We can see that FIT depends upon the reliability of the MTTF, which means it is subject to the same misrepresentation.

#### Weibull Analysis

Weibull Analysis helps improve the accuracy of MTTF and FIT rates for vibrating motors when there are small sample sizes or a low failure rate from the test. It is based around the ‘Weibull distribution’, which is a probability density function. This sounds complicated, but it’s fairly simple to understand.

If we are testing a motor over a period of time, we do not know when (or if) the motor will fail. In probability terms, the time at which a motor will fail is known as a ‘continuous random variable’. It is a variable because it will change for each motor and random because we cannot predict or calculate when that specific motor will fail.

A probability density function is a way of representing the probability of the continuous random variable having a specific value. In our example, the probability density function shows when the motor is most likely to fail (and therefore when it is least likely to fail). It is often shown as a graph, with the failure rate on the vertical axis and a unit of measurement on the horizontal axis (in our case – time):

The above graph is known as the ‘bathtub curve’. It is a common probability distribution showing that for certain devices, some will fail at the very start of their lives or after a length of time when they will start to wear out.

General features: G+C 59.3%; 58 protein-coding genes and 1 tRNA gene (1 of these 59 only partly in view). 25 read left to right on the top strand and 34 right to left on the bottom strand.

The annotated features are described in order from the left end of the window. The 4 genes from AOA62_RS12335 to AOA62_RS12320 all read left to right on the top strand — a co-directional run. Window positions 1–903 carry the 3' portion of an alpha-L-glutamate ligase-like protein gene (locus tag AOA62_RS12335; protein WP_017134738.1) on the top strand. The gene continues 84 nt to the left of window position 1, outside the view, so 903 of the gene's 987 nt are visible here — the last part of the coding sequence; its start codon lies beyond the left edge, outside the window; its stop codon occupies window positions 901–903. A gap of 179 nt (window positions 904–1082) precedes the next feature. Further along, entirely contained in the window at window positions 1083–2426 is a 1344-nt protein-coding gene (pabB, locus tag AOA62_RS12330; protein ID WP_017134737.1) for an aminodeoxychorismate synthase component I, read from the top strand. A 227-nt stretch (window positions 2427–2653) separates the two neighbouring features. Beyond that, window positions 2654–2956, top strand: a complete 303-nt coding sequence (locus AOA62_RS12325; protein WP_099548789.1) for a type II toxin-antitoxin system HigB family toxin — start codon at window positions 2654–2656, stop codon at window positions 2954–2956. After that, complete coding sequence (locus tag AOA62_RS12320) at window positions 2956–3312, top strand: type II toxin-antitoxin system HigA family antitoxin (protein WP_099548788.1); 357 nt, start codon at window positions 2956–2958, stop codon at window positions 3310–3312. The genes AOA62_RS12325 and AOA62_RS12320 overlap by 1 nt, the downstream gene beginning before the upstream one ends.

The Weibull analysis uses some fairly complicated maths, which is beyond the scope of this Application Bulletin. However, we will explain its process. The Weibull analysis takes your test data and attempts to model it so it fits a Weibull distribution. It does this by finding two distribution parameters, eta and beta. Then, with appropriate values for eta() and beta() they are used to calculate a new MTTF, and subsequently a new FIT rate.

### An Example Case – 307-001 Pico Vibe™

#### The Setup

With our custom longevity test machine, we are able to test multiple vibrations motors in a variety of test situations, including duration and drive sequence. From the output, we are not only able to see which vibration motors failed, but we can pinpoint the exact time.

We mounted 43 units of the Pico Vibe™ 307-001 into individual vibration sleds for testing. Half of the motors were driven on for two seconds while the other half stayed off. They then swapped as the first half switched off and the second half vibrated for two seconds. This ‘2 seconds on – 2 seconds off’ drive sequence was repeated for 2 months, 1440 hours for each vibration motor.

The machine would detect a motor had failed through the accelerometer attached to each vibration sled. The time of failure (accurate to within 4 seconds) was then registered and presented in the summary at the end of testing.

#### The Data

From our longevity machine’s report, we were able to see that all of the vibration motors except 6 were still operational after the 1440 hour test period.

The failure times were as follows: